A couple of examples of figures in Houston who have handled this tricky process well come quickly to mind. One is Judge Roy Hofheinz, who gleefully referred to himself as the Grand Huckster. Even before almost single handedly assembling the land, funding, and county approval for the Astrodome, he was known for swimming against the current to improve the city. As Mayor of Houston and as Harris County Judge, he was able to sell voters on new taxes in order to fund a range of civic improvements, such as paving the roads.
Another, more apropos, example is current Houston Mayor Annise Parker. In order to drum up money to pay for the Memorial Park improvements, rather than propose a bond referendum (which would certainly have been shot down) she approached the Uptown Tax Increment Reinvestment Zone (or TIRZ, a Texas variety of tax increment financing) and convinced them to redraw their boundaries to include the park. It was an easy enough sell. An improved park will only hike up Uptown real estate prices, thus feeding the TIRZ with increased property taxes.
Hofheinz and Parker both exhibit how to pitch a matter so that the stakeholders involved can see how it benefits them, even against their first inclinations. It is a skill that any architect would want in their quiver, even when dealing with a private client.
As for Woltz, he knows that maintaining the integrity of his firm’s design for Memorial Park is important. “We do need to listen to the public, but we are charged with a high goal. Never again is there going to be a 1,500-acre park in the middle of Houston,” he said. Fortunately, not everyone in the Bayou City stands against him. Other comments left under the same Chronicle story mentioned above include: “I like the plan,” and “It sounds great!” and “Fantastic!”
New York’s most glamorous park has taken a humble turn. On September 20, the Friends of the High Line opened the third segment of the now world famous urban promenade. Unlike the first two segments, the third is not technically finished, but the Friends of the High Line have made it accessible, giving the full length of the linear park over to the public (the so-called spur on 30th Street is under scaffolding for the Hudson Yards tower that will be anchored by the fashion brand Coach).
About half of the third segment has been given the full James Corner Field Operations/Diller Scofidio + Renfro design treatment: The feathered paths with the comb-like concrete pavement, the benches that curve up from the paths, and scattered, naturalistic plantings. This portion runs east-west from Tenth Avenue to Eleventh Avenue. The designers see this portion of the park as a crossroads, and one of the only places where the visitor has a choice of directions. A new alignment of public spaces, including a large plaza by Nelson Byrd Woltz, and the new 7 line stop park by Michael Van Valkenburgh, will form where the line bends at 30th street to the newest segment, creating a view corridor through the massive new development.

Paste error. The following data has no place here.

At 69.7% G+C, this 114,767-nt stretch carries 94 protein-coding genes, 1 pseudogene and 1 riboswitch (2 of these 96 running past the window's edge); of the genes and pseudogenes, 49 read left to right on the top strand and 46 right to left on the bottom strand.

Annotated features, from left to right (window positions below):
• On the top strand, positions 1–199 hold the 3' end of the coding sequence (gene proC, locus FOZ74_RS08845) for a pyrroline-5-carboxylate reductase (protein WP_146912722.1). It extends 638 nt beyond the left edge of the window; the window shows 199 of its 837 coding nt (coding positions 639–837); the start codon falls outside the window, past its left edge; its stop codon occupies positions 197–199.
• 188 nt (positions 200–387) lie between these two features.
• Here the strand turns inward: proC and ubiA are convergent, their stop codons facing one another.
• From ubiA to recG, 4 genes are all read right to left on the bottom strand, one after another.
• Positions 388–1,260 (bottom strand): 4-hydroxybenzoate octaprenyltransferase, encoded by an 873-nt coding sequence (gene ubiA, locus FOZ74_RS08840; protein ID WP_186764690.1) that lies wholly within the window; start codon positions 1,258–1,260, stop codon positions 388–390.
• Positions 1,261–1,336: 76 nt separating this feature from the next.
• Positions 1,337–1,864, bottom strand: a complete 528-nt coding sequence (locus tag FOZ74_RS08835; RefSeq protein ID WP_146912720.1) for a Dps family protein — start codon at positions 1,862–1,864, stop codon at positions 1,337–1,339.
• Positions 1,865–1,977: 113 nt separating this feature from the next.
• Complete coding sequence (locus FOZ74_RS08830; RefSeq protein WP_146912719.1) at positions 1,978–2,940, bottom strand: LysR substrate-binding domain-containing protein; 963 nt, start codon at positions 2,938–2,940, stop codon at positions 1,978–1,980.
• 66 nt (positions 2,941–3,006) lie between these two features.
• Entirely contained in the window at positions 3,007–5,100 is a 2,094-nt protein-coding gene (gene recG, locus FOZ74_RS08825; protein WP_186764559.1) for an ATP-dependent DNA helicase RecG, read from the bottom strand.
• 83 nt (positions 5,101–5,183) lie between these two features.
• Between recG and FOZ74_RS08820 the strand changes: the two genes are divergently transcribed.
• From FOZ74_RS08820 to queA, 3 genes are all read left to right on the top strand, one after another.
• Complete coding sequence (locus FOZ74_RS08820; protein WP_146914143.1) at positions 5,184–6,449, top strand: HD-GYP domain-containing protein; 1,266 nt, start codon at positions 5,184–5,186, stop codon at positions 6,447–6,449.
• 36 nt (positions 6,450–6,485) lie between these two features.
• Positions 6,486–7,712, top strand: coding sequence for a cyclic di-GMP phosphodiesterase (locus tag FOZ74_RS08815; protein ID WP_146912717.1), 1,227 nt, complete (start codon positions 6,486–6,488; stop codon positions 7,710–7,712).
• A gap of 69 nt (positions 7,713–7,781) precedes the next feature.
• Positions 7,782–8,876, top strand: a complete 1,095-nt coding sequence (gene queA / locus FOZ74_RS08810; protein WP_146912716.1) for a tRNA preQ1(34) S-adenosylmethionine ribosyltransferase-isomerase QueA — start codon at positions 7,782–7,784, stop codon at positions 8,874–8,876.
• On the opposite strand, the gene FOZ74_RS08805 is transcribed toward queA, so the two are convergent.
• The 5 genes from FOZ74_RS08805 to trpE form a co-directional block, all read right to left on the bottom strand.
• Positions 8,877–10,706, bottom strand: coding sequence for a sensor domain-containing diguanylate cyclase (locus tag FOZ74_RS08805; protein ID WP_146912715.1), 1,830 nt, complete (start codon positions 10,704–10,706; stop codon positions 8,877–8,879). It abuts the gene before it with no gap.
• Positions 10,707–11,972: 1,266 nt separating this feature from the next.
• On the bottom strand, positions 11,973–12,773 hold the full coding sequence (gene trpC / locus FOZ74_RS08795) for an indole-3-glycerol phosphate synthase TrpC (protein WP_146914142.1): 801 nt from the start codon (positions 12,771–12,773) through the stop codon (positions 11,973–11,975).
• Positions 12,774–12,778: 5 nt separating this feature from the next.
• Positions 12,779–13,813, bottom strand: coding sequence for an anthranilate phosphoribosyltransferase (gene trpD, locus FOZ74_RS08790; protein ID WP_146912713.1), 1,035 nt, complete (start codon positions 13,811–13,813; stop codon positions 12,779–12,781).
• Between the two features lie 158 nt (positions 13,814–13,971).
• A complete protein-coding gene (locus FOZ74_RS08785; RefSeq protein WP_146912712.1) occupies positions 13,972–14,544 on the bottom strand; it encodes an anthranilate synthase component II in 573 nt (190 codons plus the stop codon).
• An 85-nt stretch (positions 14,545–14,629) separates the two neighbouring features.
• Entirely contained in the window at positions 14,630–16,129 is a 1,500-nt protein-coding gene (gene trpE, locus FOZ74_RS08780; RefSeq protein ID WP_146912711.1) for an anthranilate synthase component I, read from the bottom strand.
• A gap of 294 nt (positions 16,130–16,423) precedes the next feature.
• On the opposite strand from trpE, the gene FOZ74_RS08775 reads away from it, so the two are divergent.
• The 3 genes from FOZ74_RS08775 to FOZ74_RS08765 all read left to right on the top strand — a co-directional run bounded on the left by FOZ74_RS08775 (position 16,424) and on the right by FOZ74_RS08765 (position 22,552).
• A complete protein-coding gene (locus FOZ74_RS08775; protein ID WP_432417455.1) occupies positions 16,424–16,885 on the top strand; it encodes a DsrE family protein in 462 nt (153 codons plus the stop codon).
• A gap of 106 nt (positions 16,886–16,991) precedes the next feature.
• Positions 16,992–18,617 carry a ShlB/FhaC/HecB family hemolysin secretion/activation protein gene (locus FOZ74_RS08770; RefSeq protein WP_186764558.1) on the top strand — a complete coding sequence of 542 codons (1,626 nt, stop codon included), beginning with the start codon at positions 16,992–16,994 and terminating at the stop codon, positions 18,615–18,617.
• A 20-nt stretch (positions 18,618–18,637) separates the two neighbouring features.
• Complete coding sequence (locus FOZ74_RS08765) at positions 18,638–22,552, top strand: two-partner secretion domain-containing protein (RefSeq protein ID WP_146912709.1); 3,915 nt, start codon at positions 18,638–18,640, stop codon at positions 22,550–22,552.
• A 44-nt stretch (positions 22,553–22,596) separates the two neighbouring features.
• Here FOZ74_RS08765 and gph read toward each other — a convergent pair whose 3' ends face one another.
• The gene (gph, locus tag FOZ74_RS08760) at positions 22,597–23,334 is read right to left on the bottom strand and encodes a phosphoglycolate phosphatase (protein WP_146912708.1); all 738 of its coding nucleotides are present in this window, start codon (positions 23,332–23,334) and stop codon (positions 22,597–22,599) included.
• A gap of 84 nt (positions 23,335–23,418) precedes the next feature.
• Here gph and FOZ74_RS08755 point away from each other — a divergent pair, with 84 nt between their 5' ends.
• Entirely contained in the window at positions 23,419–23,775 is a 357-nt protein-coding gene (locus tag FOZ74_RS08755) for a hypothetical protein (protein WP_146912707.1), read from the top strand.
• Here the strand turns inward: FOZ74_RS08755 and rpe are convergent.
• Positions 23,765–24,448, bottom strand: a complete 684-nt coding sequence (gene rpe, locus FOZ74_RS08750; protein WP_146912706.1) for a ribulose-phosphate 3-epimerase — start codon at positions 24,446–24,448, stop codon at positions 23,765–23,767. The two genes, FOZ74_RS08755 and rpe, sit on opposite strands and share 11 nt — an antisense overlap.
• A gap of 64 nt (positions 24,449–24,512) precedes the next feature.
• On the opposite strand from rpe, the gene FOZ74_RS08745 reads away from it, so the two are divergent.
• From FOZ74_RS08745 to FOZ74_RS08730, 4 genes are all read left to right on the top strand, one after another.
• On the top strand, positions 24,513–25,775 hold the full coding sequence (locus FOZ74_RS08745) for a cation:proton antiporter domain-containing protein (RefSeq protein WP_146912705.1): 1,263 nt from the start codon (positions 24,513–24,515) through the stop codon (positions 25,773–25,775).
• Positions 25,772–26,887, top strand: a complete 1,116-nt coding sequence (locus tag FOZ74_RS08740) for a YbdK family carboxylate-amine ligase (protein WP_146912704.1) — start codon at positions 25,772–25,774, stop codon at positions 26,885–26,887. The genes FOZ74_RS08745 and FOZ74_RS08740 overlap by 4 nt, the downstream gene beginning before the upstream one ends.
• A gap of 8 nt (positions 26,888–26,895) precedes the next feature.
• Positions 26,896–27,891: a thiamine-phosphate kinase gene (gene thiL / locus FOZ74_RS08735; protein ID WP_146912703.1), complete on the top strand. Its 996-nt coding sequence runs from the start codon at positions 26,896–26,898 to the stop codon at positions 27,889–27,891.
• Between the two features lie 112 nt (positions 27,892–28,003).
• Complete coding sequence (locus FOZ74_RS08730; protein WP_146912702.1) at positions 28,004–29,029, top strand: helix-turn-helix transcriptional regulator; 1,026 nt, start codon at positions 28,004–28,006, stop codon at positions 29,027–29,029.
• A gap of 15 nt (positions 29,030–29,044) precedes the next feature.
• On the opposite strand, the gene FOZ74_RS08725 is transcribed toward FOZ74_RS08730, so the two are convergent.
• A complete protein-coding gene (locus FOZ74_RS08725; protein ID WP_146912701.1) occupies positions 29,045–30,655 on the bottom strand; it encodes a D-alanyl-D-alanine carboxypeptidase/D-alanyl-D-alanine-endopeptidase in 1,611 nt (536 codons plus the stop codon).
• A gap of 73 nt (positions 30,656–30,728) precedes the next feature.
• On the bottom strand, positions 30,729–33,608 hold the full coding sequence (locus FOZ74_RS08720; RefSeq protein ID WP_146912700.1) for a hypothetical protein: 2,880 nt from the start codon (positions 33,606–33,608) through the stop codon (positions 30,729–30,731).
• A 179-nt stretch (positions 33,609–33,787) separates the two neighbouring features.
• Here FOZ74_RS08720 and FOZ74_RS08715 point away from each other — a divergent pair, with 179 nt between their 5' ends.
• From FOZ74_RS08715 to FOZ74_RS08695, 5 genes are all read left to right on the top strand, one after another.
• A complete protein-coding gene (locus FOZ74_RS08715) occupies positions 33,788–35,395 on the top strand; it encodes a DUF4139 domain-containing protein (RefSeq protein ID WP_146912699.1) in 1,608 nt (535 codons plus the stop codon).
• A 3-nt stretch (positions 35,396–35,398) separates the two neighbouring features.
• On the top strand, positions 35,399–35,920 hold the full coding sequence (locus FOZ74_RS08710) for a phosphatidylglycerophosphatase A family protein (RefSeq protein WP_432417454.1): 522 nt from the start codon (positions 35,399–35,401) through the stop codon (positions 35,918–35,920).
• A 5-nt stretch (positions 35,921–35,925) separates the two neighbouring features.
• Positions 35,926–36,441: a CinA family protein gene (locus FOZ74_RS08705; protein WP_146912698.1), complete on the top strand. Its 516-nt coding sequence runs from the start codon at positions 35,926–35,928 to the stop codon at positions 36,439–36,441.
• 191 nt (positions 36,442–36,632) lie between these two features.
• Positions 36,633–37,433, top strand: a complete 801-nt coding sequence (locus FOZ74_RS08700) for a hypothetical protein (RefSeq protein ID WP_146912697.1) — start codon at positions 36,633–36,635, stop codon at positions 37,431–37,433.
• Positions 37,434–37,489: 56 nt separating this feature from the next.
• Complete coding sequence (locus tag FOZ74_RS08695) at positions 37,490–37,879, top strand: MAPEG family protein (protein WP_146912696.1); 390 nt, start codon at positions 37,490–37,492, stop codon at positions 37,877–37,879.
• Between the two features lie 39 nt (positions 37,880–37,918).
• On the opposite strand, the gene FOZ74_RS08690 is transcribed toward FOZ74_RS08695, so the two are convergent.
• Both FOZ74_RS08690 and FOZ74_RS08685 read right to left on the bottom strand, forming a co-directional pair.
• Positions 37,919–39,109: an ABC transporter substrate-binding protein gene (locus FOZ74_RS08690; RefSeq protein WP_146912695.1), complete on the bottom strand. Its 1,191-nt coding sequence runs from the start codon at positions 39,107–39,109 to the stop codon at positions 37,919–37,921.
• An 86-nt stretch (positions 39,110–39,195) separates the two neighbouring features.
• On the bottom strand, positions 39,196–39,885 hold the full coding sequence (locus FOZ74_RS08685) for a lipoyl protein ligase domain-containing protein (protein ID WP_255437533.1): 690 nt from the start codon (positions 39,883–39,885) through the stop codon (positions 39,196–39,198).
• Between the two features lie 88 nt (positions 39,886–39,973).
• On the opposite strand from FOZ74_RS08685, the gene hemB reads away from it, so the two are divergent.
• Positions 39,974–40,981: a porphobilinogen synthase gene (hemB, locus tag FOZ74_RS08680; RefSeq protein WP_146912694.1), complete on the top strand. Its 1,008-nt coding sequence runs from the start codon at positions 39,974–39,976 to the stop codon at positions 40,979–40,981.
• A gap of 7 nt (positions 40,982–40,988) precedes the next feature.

Assuming high levels of foot traffic at this juncture, the area has more hardscape than other portions of the park. As you walk toward the river, you encounter a sunken children’s play area cut into the track bed, exposing the beams below, which are covered in silicone wrappers to make them soft and kid-friendly. Lead designers Field Operations, working with Piet Oudolf, have chosen a variety of plants that are meant to activate the senses, including herbs for smell and soft grasses to touch. There is even a “gopher hole” tunnel, where kids can crawl under the planting beds and pop their heads out of an opening in the garden.
As the Line crosses Eleventh Avenue, the path rises up three feet to take in the views of the traffic and the Hudson River, forming what Liz Diller cheekily calls a “runway,” a nod to the High Line’s reputation as a promenade for the fashionable (as well as the likely relocation of Fashion Week to Hudson Yards). Flanked by benches on either side, the subtle rise—about three feet in total—is effective in altering one’s perception and focusing the viewer on the river beyond. It is the sort of move that has made the park such a landmark development of contemporary public space and landscape architecture.